What is DevOps?
A common problem with any buzzword coined in the software industry is that we struggle to pin down a precise definition. This is almost certainly the case with DevOps with multiple companies, blogs and experts using the term to mean different things.
With a systems mindset, all the definitions out there are arguably all correct at some level, with the “true definition” actually dependent on what level of abstraction appropriate to the situation.
I find it useful to use a definition of DevOps (or indeed any other term) that is the most general while still being precise enough so we are clear what things fall under that term and what things do not. To that end, my preferred definition of DevOps is:
Any practice, technique or tool in the software industry that is intended to speed up delivery of software changes.
First, allow me to unpack some of the parts of that definition and then I will explain why the definition around the intent to “speed up” is the correct focus. Finally, I will discuss how various practices and implementations we may be familiar with fit nicely within the resulting “DevOps” umbrella that follows from this definition.
Practices, techniques, tools
A meme in blogs on this issue (with Atlassian an exemplar of this) is to emphasise DevOps as “cultural” or “philosophy” in contrast to specific technical practices. Again, with a systems mindset, is is both — just different things to different people at different levels of detail, but nobody is “wrong”.
This is why I am keen to follow a definition that loosely allows for anything so long as the goal of speeding up delivery is achieved.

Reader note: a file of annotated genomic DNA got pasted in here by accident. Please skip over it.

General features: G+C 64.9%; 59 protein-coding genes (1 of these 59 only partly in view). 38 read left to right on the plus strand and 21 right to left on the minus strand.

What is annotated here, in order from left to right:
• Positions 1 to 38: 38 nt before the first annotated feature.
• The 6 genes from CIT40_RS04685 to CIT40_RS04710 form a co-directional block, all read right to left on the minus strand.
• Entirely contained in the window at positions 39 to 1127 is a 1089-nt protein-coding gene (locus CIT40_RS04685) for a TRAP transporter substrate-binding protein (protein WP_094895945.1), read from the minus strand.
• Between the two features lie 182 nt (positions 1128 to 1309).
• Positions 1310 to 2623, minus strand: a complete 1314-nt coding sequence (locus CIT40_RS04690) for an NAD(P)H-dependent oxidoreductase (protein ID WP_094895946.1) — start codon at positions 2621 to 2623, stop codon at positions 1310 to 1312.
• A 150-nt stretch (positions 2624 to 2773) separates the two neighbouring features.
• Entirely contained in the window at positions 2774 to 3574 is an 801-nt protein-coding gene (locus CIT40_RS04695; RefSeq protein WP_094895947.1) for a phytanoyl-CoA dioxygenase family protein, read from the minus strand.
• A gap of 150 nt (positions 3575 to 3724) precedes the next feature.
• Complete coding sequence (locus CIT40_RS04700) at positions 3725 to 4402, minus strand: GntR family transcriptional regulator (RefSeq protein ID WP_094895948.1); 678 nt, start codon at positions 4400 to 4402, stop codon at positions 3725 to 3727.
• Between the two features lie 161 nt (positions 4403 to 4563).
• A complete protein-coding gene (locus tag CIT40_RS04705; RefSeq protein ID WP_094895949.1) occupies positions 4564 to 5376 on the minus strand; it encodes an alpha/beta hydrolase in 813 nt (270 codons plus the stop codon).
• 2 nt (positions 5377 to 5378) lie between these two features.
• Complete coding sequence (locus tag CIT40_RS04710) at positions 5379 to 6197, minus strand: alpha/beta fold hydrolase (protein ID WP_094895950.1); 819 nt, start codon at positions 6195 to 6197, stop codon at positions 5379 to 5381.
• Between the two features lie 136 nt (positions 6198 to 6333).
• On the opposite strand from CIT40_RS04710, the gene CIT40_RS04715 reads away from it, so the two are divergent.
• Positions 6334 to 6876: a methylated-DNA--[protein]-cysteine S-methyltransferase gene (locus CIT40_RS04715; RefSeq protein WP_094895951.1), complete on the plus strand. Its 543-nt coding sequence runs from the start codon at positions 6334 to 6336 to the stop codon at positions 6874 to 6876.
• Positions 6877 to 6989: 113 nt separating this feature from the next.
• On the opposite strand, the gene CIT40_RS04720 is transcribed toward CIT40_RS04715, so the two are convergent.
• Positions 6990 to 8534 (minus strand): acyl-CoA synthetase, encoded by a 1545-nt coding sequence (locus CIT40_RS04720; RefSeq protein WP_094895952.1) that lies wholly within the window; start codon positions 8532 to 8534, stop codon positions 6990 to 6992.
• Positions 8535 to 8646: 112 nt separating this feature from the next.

Do you practise Lean or Kanban to encourage small, incremental batches of change to go all the way to production as often as possible?
Do you employ techniques such as feature flags to make it easier to makes changes even more incremental?
Then that’s DevOps too.
Do you make use of infrastructure as code tooling such as Terraform or use Docker to make it easier to keep development and production versions of code the same?
Note that we can acknowledge that engineers might consider the tools “their” way of viewing DevOps, but there’s a definition that suits product managers too. Everyone is equally correct to use their definition as they all fit under the umbrella of things that make us go faster.
This definition stops short of saying features, preferring a looser term of “software changes”. What does that encompass? A non-exhaustive list for consideration is:
- New features for users rolled out to a website
- New features to a library released to be used by other software applications
- Bug fixes in any of existing features in websites, libraries, applications
- Reconfiguration of production systems, such as increasing memory on a server that is struggling
- Changes to text copy